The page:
3 - A guide to Mergers & Acquisitions in the Oil & Gas Industry
Updated: Oct 26, 2018
In today's corporate world, companies struggle to grow as the market-place is rapidly evolving and competition is intensifying. Decades ago, growth meant increase in sales, market share, or company's valuation. In today's language, this is referred to as "organic growth". A new approach to growth is Mergers & Acquisitions (M&A), which became more and more an integral part of corporate strategy.
While M&A aim to stimulate and expedite growth, it is not challenge-free. It comes with a lot of restructuring cost. Also, most companies face The Merger Syndrome, a term that was first coined in the mid 80's to describe the negative consequences of the Merger & Acquisition on employees.
What is The difference between "A Merger" and "An Acquisition"?
Merger and Acquisition are used most of the time interchangeably (or jointly), while they remain two distinct terms.
Merger refers to a fusion between two entities (usually of equal size) to form a new one, this results in the abolition of the two former entities (which cease to exist), and the birth of a new and a larger entity (presumably healthier).
Acquisition on the other hand refers to an entity takeover of another entity (usually of a smaller size). While takeover gives the impression of a hostile transaction, we are using it to refer to the purchase of all shares and assets, and the taking of all debts and liabilities.
For the purpose of this article, we will use "Merger" to refer to both terms
Why Companies Choose Mergers & Acquisitions over Organic Growth?
Merger & Acquisition proves to be a fast and an easy way to grow a company (if done properly). The motive to complete a M&A transaction can vary from a company to another, but drivers are mostly:
to achieve economies of scale
to expedite market penetration (usually international markets)
to create synergy
to access new technology or intellectual capital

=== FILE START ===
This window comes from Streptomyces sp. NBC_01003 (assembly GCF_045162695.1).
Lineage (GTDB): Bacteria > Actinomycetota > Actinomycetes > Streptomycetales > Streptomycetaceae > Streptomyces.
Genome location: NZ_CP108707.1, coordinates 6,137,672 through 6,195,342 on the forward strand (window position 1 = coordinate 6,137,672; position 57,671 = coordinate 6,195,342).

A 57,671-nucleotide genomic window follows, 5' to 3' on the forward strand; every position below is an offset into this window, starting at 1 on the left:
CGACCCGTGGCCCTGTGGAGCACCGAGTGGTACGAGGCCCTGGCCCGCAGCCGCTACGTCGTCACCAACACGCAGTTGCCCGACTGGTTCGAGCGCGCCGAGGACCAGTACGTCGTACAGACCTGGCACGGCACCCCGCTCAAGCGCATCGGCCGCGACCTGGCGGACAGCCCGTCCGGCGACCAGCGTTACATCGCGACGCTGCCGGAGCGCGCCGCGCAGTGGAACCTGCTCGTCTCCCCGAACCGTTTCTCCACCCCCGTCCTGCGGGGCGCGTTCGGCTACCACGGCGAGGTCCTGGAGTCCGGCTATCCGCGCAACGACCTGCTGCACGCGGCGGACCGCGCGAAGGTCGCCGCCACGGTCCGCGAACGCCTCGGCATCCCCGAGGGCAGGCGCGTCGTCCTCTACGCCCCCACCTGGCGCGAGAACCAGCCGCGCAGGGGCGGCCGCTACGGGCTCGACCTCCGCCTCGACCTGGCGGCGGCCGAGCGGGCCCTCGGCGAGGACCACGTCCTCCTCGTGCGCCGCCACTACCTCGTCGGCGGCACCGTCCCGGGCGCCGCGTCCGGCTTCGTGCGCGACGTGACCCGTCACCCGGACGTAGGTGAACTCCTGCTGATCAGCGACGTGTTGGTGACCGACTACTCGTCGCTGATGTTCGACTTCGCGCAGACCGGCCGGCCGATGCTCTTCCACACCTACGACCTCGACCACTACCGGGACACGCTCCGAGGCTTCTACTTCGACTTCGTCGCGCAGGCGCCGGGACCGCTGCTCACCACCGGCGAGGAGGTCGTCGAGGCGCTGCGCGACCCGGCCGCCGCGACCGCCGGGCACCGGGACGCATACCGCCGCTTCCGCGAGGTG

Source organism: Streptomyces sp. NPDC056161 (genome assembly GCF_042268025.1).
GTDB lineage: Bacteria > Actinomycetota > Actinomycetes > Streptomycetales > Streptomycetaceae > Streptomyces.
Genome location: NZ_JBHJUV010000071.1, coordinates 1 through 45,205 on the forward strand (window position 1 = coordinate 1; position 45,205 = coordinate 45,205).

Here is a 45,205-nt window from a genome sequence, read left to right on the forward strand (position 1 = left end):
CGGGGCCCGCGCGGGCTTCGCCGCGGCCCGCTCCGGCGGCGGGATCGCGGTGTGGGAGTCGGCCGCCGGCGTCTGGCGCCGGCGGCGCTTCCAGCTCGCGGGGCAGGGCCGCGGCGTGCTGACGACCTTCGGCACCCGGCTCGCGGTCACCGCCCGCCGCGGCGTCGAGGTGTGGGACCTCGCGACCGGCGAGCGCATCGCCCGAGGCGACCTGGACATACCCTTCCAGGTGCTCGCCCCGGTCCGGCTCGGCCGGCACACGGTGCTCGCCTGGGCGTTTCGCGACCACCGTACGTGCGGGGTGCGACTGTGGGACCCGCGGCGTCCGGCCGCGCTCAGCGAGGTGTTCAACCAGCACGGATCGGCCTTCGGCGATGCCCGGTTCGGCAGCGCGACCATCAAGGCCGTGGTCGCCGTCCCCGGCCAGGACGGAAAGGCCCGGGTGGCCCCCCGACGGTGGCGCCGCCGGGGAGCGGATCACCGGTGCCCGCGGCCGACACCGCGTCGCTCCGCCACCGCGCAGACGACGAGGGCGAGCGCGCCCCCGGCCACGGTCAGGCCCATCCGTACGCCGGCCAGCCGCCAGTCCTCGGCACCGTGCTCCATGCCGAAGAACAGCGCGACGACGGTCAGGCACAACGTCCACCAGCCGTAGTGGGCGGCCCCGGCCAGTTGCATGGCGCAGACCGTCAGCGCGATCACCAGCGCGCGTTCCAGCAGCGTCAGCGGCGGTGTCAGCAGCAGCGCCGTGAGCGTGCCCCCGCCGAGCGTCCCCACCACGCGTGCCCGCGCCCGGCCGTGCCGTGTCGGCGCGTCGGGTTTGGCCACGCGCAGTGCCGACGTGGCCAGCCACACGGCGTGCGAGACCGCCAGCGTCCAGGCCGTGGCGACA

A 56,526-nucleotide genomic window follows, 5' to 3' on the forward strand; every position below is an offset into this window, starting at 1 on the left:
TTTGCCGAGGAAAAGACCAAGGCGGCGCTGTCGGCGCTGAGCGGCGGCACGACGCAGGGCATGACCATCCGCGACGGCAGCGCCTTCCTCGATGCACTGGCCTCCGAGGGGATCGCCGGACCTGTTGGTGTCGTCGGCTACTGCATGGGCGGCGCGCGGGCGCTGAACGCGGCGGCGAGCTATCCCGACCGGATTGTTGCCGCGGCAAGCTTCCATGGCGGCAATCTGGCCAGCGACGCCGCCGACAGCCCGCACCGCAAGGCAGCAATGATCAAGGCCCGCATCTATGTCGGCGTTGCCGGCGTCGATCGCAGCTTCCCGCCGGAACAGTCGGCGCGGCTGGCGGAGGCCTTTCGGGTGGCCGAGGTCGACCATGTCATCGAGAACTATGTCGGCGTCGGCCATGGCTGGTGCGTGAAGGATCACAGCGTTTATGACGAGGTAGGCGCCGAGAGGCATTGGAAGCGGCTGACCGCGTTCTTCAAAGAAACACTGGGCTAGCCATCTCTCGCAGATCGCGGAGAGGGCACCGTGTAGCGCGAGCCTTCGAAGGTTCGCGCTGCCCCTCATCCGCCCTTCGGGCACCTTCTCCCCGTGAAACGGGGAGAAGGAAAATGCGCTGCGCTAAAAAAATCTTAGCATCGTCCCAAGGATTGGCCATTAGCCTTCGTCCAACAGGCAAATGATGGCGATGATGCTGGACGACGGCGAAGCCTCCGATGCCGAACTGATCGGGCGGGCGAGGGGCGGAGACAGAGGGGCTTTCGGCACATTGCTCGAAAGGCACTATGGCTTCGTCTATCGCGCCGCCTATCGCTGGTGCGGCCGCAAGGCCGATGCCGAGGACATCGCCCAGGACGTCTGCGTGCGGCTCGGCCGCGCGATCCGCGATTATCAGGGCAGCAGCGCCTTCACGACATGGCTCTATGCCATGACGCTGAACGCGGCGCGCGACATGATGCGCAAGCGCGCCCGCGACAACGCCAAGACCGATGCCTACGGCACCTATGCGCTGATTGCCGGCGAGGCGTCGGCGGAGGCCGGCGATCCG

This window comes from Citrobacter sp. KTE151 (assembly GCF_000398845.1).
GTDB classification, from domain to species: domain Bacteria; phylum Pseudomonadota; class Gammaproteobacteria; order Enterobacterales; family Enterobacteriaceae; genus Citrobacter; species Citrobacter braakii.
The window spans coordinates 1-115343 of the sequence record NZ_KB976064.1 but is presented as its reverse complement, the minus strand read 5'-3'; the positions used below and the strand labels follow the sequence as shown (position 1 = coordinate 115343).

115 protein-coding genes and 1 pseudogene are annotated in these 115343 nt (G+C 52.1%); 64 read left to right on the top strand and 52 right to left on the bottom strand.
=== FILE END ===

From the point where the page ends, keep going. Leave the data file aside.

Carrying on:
to liquidate and cash-out, usually performed by the smaller entity owners
What Types Of Mergers Do We Have?
There are 4 main types of Mergers:
Vertical merger occurs when a company takes-over another one in its supply chain (sometimes referred to as forward and backward integration). Suncor merger with Petro-Canada for $15.0 billion (2009) is an example of a downward integration, where Suncor gained control over its distribution channels (refineries and gas stations).
Horizontal merger occurs when two companies engaged in the same business activities decide to merge in order to grow in size and achieve economies of scale. We mostly observe this type of mergers at the Operators level. Exxon merger with Mobil for $ 73.7 billion (1998) and Total with Elf for $ 48.7 billion (1999) made each company grow significantly in size.
Concentric merger occurs when two companies similar in terms of distribution channels and target market merge in order to compliment their product-portfolio. It is mostly observed at the Oilfield-Services level. Schlumberger's $ 11.3 billion merger with Smith (2010), and $ 14.8 billion merger with Cameron (2016) are examples of such mergers. It resulted in strengthening Schlumberger's technology portfolio and value proposition.
Conglomerate merger is driven by a diversification strategy. It happens when a company decides to diversify its revenue stream by acquiring companies in different industries. GE acquisition of Baker Hughes valued at $ 7.4 billion (2017) is a great example of a conglomerate merger, where GE is also engaged in many other industries.
How M&A Success Is Measured?
Mergers success is usually measured by the scale and size the new entity, share price appreciation, or final transaction value. This measurement is short-sighted and lacks the metrics necessary to evaluate the real driver of the merger, which is Integration.
Issues such as integrating corporate cultures, business policies, and redefinition of roles are issues that might arise during the post-merger period. Therefore; the Human Factor remains central to M&A success, and needs to be monitored across a longer period of time in order to conclude the success (or failure) of the M&A.
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